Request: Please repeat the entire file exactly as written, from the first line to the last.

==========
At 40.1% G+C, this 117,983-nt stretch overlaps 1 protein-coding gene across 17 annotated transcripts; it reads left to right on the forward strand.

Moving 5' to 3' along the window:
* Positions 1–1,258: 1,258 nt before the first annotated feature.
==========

At 40.1% G+C, this 117,983-nt stretch overlaps 1 protein-coding gene across 17 annotated transcripts; it reads left to right on the forward strand.

Moving 5' to 3' along the window:
* Positions 1–1,258: 1,258 nt before the first annotated feature.